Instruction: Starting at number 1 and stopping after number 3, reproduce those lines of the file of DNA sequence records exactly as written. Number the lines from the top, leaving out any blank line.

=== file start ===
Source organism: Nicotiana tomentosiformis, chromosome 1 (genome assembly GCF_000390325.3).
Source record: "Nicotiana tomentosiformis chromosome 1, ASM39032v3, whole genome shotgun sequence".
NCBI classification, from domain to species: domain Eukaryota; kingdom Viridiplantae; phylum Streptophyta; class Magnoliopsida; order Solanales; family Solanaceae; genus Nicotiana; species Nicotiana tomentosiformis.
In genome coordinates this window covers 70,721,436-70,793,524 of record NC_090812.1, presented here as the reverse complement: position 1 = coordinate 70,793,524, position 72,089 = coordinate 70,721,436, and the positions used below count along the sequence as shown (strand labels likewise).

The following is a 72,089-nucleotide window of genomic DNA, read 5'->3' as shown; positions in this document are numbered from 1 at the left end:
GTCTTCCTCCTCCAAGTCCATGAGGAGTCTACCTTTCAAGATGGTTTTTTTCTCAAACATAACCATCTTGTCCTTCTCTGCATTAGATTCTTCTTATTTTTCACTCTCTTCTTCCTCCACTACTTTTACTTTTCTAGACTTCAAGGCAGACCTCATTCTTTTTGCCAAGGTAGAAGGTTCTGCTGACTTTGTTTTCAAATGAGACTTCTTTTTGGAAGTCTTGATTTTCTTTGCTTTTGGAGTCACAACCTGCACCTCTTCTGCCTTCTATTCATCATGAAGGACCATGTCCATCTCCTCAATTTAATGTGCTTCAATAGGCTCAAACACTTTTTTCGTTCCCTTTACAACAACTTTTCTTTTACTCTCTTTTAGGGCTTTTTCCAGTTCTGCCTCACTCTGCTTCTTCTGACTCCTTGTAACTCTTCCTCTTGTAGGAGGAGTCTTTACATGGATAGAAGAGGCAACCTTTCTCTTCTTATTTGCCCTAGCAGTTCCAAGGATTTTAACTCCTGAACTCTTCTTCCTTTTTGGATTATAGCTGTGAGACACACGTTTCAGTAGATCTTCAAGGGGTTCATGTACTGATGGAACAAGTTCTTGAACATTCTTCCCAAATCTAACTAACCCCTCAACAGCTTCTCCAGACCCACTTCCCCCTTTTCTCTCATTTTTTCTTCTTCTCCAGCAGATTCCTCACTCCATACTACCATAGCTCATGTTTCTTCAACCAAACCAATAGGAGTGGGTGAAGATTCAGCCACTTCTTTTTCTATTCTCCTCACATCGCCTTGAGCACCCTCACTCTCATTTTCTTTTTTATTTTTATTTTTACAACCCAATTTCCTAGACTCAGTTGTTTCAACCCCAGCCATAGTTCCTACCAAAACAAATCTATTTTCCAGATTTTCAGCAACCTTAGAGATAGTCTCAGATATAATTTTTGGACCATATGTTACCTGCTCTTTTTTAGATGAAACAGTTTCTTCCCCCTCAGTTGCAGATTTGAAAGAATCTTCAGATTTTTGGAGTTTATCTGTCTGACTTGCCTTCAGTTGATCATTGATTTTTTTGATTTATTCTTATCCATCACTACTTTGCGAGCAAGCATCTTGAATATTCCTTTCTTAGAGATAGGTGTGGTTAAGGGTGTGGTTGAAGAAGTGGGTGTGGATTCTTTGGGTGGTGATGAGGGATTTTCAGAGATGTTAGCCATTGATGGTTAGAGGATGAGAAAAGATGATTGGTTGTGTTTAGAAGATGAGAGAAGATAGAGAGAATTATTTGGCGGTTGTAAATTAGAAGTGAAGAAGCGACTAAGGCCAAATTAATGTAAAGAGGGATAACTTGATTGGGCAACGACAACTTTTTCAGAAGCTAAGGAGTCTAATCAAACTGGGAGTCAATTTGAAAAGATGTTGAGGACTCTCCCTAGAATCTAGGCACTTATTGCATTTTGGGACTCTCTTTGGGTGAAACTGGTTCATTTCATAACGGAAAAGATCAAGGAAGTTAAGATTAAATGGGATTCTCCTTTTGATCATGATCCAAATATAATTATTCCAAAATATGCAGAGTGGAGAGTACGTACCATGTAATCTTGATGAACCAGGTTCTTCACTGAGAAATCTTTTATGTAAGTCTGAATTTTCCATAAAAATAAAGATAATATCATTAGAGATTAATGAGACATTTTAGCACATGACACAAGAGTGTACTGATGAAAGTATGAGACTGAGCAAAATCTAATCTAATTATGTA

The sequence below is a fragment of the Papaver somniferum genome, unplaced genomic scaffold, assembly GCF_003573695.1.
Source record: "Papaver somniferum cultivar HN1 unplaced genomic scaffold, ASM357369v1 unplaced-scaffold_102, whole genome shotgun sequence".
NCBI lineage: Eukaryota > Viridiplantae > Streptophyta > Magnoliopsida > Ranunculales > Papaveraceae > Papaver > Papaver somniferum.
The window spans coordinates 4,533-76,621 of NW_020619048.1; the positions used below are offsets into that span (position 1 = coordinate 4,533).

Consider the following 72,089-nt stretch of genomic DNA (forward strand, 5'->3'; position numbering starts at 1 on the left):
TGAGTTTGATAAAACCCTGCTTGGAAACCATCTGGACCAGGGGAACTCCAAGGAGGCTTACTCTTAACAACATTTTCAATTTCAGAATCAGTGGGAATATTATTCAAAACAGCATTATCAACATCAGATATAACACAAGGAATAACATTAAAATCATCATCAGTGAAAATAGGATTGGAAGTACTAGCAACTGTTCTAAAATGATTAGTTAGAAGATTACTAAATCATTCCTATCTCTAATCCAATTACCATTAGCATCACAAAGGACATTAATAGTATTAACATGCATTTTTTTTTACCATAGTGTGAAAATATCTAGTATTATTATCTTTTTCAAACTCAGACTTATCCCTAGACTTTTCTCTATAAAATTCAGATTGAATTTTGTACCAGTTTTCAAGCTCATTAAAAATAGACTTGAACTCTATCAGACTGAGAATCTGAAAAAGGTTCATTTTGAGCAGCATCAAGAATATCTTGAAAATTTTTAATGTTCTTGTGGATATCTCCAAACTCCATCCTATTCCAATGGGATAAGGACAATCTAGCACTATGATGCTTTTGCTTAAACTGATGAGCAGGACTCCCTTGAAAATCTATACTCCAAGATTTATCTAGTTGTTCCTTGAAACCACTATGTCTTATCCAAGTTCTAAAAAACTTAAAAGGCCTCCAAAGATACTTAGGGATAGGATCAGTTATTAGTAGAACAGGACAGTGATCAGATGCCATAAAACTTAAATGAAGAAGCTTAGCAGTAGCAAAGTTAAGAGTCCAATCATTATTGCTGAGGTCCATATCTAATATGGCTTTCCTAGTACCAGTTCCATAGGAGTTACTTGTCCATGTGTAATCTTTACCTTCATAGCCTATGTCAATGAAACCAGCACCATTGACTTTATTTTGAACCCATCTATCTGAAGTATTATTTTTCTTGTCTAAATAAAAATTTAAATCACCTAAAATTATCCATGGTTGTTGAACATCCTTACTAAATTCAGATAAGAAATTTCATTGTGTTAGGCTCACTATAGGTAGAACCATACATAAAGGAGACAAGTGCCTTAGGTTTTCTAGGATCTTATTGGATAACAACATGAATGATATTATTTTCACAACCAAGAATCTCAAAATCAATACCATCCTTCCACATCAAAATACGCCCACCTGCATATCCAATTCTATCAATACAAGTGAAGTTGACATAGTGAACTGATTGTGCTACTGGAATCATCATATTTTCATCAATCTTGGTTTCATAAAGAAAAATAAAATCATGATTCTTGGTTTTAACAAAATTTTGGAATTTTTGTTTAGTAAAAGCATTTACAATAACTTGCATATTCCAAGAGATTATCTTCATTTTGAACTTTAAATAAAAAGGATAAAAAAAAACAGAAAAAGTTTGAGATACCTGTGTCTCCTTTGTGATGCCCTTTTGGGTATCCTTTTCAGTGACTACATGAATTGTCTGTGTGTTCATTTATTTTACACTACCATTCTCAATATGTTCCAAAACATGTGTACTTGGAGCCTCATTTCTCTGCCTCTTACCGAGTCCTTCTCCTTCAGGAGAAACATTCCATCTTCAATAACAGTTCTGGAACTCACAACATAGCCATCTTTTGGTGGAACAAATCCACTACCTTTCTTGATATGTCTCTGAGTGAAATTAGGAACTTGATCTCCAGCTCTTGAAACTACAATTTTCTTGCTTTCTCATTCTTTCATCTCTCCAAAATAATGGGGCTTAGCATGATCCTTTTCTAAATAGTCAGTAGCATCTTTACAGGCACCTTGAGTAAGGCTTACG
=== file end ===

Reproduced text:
Source organism: Nicotiana tomentosiformis, chromosome 1 (genome assembly GCF_000390325.3).
Source record: "Nicotiana tomentosiformis chromosome 1, ASM39032v3, whole genome shotgun sequence".
NCBI classification, from domain to species: domain Eukaryota; kingdom Viridiplantae; phylum Streptophyta; class Magnoliopsida; order Solanales; family Solanaceae; genus Nicotiana; species Nicotiana tomentosiformis.